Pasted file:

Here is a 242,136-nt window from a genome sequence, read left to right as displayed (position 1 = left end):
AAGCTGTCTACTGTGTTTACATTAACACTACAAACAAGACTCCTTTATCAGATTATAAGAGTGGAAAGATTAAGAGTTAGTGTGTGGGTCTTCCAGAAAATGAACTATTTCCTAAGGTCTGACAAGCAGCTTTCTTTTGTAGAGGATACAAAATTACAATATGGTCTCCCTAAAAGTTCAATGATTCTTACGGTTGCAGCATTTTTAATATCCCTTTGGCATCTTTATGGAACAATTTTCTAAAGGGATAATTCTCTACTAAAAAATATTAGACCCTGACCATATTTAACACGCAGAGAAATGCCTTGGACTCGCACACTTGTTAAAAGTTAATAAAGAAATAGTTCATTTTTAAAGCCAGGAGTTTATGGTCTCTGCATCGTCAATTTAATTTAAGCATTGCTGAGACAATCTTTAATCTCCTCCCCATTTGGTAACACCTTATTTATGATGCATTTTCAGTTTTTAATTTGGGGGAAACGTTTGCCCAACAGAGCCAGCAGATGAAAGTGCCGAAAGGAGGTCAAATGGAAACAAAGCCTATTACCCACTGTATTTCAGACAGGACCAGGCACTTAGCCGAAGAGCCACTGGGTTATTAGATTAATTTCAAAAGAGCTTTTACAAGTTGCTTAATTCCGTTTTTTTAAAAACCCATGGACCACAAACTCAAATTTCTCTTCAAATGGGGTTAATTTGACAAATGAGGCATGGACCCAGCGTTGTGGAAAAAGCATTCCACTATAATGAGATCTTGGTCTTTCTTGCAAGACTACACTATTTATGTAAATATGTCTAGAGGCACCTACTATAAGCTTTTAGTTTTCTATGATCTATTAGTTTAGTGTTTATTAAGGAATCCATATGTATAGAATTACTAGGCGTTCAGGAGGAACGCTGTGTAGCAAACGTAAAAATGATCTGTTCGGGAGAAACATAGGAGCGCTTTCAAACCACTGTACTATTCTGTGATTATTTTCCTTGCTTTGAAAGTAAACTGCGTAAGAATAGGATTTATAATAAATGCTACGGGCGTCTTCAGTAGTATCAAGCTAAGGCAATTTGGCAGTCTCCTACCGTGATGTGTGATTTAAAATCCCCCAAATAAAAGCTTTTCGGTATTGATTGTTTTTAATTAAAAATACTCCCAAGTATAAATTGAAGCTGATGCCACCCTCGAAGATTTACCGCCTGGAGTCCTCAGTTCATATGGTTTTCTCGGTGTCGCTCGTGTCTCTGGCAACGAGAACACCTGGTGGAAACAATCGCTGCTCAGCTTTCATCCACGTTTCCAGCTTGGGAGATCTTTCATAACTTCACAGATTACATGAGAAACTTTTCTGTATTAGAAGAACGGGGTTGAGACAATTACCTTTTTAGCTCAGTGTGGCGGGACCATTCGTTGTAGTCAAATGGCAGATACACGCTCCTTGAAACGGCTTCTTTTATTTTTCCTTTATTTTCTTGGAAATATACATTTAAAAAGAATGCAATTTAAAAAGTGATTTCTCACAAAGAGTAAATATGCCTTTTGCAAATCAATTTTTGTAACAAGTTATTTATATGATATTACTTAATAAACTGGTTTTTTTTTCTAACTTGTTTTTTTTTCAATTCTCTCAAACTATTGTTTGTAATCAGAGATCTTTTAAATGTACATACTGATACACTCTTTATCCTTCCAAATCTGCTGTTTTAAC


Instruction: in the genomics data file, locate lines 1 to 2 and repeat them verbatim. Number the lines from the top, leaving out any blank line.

Here is a 242,136-nt window from a genome sequence, read left to right as displayed (position 1 = left end):
AAGCTGTCTACTGTGTTTACATTAACACTACAAACAAGACTCCTTTATCAGATTATAAGAGTGGAAAGATTAAGAGTTAGTGTGTGGGTCTTCCAGAAAATGAACTATTTCCTAAGGTCTGACAAGCAGCTTTCTTTTGTAGAGGATACAAAATTACAATATGGTCTCCCTAAAAGTTCAATGATTCTTACGGTTGCAGCATTTTTAATATCCCTTTGGCATCTTTATGGAACAATTTTCTAAAGGGATAATTCTCTACTAAAAAATATTAGACCCTGACCATATTTAACACGCAGAGAAATGCCTTGGACTCGCACACTTGTTAAAAGTTAATAAAGAAATAGTTCATTTTTAAAGCCAGGAGTTTATGGTCTCTGCATCGTCAATTTAATTTAAGCATTGCTGAGACAATCTTTAATCTCCTCCCCATTTGGTAACACCTTATTTATGATGCATTTTCAGTTTTTAATTTGGGGGAAACGTTTGCCCAACAGAGCCAGCAGATGAAAGTGCCGAAAGGAGGTCAAATGGAAACAAAGCCTATTACCCACTGTATTTCAGACAGGACCAGGCACTTAGCCGAAGAGCCACTGGGTTATTAGATTAATTTCAAAAGAGCTTTTACAAGTTGCTTAATTCCGTTTTTTTAAAAACCCATGGACCACAAACTCAAATTTCTCTTCAAATGGGGTTAATTTGACAAATGAGGCATGGACCCAGCGTTGTGGAAAAAGCATTCCACTATAATGAGATCTTGGTCTTTCTTGCAAGACTACACTATTTATGTAAATATGTCTAGAGGCACCTACTATAAGCTTTTAGTTTTCTATGATCTATTAGTTTAGTGTTTATTAAGGAATCCATATGTATAGAATTACTAGGCGTTCAGGAGGAACGCTGTGTAGCAAACGTAAAAATGATCTGTTCGGGAGAAACATAGGAGCGCTTTCAAACCACTGTACTATTCTGTGATTATTTTCCTTGCTTTGAAAGTAAACTGCGTAAGAATAGGATTTATAATAAATGCTACGGGCGTCTTCAGTAGTATCAAGCTAAGGCAATTTGGCAGTCTCCTACCGTGATGTGTGATTTAAAATCCCCCAAATAAAAGCTTTTCGGTATTGATTGTTTTTAATTAAAAATACTCCCAAGTATAAATTGAAGCTGATGCCACCCTCGAAGATTTACCGCCTGGAGTCCTCAGTTCATATGGTTTTCTCGGTGTCGCTCGTGTCTCTGGCAACGAGAACACCTGGTGGAAACAATCGCTGCTCAGCTTTCATCCACGTTTCCAGCTTGGGAGATCTTTCATAACTTCACAGATTACATGAGAAACTTTTCTGTATTAGAAGAACGGGGTTGAGACAATTACCTTTTTAGCTCAGTGTGGCGGGACCATTCGTTGTAGTCAAATGGCAGATACACGCTCCTTGAAACGGCTTCTTTTATTTTTCCTTTATTTTCTTGGAAATATACATTTAAAAAGAATGCAATTTAAAAAGTGATTTCTCACAAAGAGTAAATATGCCTTTTGCAAATCAATTTTTGTAACAAGTTATTTATATGATATTACTTAATAAACTGGTTTTTTTTTCTAACTTGTTTTTTTTTCAATTCTCTCAAACTATTGTTTGTAATCAGAGATCTTTTAAATGTACATACTGATACACTCTTTATCCTTCCAAATCTGCTGTTTTAAC